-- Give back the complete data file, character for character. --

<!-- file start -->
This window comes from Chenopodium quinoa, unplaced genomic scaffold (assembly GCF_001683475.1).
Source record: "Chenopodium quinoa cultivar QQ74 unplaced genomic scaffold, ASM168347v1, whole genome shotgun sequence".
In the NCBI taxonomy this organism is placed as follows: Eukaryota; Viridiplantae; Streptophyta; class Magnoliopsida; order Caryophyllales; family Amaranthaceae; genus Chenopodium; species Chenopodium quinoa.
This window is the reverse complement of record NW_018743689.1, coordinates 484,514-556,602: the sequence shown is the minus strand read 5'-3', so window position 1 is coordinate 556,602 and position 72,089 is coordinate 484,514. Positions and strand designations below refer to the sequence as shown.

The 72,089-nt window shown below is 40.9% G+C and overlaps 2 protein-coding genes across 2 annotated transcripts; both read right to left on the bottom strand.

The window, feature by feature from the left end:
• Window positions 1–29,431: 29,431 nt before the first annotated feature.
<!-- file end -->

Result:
This window comes from Chenopodium quinoa, unplaced genomic scaffold (assembly GCF_001683475.1).
Source record: "Chenopodium quinoa cultivar QQ74 unplaced genomic scaffold, ASM168347v1, whole genome shotgun sequence".
In the NCBI taxonomy this organism is placed as follows: Eukaryota; Viridiplantae; Streptophyta; class Magnoliopsida; order Caryophyllales; family Amaranthaceae; genus Chenopodium; species Chenopodium quinoa.
This window is the reverse complement of record NW_018743689.1, coordinates 484,514-556,602: the sequence shown is the minus strand read 5'-3', so window position 1 is coordinate 556,602 and position 72,089 is coordinate 484,514. Positions and strand designations below refer to the sequence as shown.

The 72,089-nt window shown below is 40.9% G+C and overlaps 2 protein-coding genes across 2 annotated transcripts; both read right to left on the bottom strand.

The window, feature by feature from the left end:
• Window positions 1–29,431: 29,431 nt before the first annotated feature.